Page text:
According to the text of the law, “A single incident of harassing conduct is sufficient to create a triable issue regarding the existence of a hostile work environment if the harassing conduct has unreasonably interfered with the plaintiff’s work performance or created an intimidating, hostile, or offensive working environment… The existence of a hostile work environment depends upon the totality of the circumstances and a discriminatory remark, even if not made directly in the context of an employment decision or uttered by a non-decisionmaker, may be relevant, circumstantial evidence of discrimination.”
AB-2338 Talent Agencies: Education and Training for Adults and Minors (Harassment Prevention, Nutrition, Eating Disorders)
Licensed Talent agencies must now provide educational materials on sexual harassment prevention, retaliation, and reporting resources and nutrition and eating disorders to its artists. The educational materials must be in a language the artist understands, and would require the licensee, as part of the application for license renewal, to confirm with the commissioner that it has and will continue to provide the relevant educational materials. The materials must be provided to an adult artist within 90 days of agreeing to representation by the licensee or agency procurement of an engagement, meeting, or interview, whichever comes first.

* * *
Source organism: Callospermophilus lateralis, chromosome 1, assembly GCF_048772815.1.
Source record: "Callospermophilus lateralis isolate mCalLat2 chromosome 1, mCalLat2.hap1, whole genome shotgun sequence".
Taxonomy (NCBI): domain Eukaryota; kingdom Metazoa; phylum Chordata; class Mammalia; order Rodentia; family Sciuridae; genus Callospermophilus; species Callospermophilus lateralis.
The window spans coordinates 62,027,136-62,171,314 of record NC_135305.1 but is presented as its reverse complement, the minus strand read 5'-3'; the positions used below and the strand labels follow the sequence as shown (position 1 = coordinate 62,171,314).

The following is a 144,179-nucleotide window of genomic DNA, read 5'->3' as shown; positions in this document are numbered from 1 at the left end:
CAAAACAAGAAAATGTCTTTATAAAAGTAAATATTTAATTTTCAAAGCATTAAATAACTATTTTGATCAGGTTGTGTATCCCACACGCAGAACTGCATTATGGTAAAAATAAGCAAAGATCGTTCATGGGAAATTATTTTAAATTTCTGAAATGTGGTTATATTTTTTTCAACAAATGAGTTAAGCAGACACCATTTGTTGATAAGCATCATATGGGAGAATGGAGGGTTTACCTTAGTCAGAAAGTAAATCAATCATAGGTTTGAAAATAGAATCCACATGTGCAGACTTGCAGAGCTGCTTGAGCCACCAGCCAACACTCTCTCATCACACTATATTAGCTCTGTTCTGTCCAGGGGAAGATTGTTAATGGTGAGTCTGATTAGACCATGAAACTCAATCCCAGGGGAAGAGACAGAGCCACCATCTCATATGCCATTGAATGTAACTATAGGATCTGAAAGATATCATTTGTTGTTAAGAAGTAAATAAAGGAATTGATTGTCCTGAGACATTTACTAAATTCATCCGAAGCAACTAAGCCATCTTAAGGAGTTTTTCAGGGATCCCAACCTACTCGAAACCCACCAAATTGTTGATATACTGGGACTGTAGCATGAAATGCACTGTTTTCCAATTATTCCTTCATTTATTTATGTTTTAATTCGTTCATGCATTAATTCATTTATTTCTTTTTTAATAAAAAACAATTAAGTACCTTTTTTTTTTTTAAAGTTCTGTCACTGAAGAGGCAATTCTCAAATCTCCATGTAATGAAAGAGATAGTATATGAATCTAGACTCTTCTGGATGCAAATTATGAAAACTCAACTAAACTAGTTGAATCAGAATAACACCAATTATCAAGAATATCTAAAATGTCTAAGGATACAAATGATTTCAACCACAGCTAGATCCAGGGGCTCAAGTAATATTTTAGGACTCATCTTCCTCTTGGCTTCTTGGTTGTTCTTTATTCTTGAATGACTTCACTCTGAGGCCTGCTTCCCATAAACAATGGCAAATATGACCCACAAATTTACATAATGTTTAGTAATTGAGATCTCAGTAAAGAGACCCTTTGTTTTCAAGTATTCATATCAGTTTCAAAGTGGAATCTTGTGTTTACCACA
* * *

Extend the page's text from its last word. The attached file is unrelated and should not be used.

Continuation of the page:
Before the agency can issue a permit to employ a minor in the entertainment industry, the an age-eligible minor and the minor’s parent or legal guardian must receive and complete training in sexual harassment prevention, retaliation, and reporting resources. The talent agency will be required to request and retain a copy of the minor’s entertainment work permit prior to representing or sending a minor artist on an audition, meeting, or interview for engagement of the minor’s services.
Penalties for violations of this law will be $100 per violation.
The talent agent licensee shall keep a record for three years confirming that it has made available educational materials regarding sexual harassment prevention, retaliation, and reporting resources to all adult artists who have been signed for representation after the effective date of the act adding this article.